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January 1997

Combined Modality Treatment of Advanced Head and Neck Cancer

Author Affiliations

Stoneboro, Pa

Arch Otolaryngol Head Neck Surg. 1997;123(1):116. doi:10.1001/archotol.1997.01900010126023

The recent article on the value of surgery after induction chemotherapy in advanced head and neck cancer is a valuable contribution to the medical literature.1 We agree with many of the comments and conclusions of the study about the need for surgery if possible.

However, from a scientific and radiation oncology perspective, there are some significant concerns in the article. From a patient base of 317, only 130 responders are analyzed. The article is a nonrandomized retrospective study. The group receiving chemotherapy, surgery, and postoperative radiation had a significantly higher proportion of oral cavity and hypopharynx tumors, while the group receiving chemotherapy and radiation was weighted with oropharyngeal lesions. Similarly, 75% of patients in the chemotherapy-surgery-radiation arm received combination chemotherapy, while 70% in the chemotherapy-radiation arm received single-agent methotrexate.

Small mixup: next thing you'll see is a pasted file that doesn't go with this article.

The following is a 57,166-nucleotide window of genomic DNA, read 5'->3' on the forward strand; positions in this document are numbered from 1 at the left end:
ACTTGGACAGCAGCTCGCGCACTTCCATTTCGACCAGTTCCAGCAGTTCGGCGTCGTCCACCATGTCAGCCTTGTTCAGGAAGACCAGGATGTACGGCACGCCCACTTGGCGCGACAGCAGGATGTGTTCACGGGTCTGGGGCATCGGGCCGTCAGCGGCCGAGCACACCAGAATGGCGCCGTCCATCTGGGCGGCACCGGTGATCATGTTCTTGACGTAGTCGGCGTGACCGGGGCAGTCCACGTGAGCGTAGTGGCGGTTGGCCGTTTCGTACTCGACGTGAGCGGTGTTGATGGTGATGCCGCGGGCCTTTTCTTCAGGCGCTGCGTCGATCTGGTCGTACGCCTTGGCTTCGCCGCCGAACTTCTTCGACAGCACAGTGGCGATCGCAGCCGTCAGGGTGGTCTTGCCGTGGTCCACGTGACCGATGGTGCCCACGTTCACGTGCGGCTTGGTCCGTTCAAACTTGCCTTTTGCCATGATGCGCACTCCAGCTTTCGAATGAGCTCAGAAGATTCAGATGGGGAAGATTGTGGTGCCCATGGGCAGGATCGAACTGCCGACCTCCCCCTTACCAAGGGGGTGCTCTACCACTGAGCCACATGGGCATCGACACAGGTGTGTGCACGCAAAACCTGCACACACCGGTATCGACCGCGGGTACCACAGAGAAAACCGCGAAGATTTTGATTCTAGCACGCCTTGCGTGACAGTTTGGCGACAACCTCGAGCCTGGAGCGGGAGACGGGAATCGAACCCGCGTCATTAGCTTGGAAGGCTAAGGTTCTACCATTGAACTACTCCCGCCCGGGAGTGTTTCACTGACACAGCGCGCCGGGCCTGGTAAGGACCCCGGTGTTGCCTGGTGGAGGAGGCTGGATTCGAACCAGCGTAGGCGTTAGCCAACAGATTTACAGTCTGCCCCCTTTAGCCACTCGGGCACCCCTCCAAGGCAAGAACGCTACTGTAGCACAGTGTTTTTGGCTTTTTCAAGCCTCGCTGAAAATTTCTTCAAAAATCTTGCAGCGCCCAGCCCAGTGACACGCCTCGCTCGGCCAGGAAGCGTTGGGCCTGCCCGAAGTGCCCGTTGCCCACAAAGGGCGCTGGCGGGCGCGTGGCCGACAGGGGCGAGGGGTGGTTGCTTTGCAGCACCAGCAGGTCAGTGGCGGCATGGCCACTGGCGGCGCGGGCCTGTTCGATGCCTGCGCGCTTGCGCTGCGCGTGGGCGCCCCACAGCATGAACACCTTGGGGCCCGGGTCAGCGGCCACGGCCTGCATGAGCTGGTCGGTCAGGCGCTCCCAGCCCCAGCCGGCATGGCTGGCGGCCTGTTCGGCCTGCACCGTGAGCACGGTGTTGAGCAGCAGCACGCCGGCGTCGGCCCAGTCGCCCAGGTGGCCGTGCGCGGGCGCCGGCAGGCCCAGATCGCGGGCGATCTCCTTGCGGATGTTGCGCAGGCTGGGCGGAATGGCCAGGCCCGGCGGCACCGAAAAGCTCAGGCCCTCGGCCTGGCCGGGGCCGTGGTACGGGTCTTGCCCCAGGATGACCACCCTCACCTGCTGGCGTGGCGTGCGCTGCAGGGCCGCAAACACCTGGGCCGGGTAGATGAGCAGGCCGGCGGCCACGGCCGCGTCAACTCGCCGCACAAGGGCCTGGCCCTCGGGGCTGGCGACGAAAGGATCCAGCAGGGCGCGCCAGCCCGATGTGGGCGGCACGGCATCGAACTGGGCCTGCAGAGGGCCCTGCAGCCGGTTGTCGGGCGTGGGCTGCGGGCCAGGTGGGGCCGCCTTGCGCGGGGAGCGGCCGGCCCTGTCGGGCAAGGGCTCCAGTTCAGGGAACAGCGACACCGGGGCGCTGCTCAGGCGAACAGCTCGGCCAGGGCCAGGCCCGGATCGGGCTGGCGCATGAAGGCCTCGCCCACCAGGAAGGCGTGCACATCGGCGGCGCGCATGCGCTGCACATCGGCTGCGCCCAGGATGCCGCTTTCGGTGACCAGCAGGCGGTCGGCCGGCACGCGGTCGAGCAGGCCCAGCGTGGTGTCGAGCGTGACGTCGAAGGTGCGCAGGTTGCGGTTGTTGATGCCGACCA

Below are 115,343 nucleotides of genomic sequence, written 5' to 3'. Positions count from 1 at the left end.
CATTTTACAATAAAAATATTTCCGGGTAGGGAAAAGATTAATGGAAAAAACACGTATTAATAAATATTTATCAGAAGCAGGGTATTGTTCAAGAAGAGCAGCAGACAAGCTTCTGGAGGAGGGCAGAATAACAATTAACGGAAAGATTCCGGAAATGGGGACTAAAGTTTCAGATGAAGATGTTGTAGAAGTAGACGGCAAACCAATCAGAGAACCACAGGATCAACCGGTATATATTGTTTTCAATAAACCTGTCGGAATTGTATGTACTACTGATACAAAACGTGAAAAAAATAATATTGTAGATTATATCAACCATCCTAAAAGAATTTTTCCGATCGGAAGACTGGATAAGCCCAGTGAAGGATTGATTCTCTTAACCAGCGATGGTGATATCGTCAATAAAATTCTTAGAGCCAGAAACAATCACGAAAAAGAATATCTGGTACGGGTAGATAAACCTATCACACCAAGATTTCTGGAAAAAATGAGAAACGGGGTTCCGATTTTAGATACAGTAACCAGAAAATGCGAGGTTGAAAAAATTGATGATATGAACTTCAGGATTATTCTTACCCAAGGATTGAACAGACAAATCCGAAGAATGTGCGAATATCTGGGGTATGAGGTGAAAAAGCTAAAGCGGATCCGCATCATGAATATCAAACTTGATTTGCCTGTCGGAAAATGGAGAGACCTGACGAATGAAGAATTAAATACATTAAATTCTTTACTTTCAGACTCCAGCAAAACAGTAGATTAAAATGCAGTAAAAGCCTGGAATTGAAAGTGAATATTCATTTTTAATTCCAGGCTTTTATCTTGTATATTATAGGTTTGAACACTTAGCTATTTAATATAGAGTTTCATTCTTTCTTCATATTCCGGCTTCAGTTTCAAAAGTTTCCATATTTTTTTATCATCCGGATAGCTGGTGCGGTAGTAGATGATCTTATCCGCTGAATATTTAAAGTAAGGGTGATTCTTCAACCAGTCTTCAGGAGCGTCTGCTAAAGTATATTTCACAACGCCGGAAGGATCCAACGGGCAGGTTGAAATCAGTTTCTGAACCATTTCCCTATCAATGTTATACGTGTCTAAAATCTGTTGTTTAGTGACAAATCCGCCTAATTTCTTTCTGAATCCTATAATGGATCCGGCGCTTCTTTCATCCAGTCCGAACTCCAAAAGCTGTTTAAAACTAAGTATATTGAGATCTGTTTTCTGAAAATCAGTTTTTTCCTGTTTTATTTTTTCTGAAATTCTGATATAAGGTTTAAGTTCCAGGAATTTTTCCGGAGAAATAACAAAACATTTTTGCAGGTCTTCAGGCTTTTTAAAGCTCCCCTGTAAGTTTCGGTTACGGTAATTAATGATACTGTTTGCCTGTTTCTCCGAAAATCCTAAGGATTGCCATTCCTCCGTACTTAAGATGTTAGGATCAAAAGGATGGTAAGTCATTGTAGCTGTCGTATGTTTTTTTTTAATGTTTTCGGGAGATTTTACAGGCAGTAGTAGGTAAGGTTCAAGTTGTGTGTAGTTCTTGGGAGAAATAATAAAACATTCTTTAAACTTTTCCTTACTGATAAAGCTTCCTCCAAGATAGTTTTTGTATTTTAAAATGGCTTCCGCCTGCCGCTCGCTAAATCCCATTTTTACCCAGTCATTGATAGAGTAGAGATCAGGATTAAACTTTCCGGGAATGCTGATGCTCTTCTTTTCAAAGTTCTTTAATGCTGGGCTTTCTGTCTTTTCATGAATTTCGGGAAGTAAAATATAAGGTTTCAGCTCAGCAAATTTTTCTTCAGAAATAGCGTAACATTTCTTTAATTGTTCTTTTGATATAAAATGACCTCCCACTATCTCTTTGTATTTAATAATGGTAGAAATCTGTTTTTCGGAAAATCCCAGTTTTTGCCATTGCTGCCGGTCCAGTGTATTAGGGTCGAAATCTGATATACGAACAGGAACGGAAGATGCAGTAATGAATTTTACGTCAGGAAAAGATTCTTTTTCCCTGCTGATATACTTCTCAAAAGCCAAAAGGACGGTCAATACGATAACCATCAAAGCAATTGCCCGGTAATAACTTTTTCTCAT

We agree with the advice not to modify local treatment (surgery or radiation) in chemotherapy responders. However, the radiation dose

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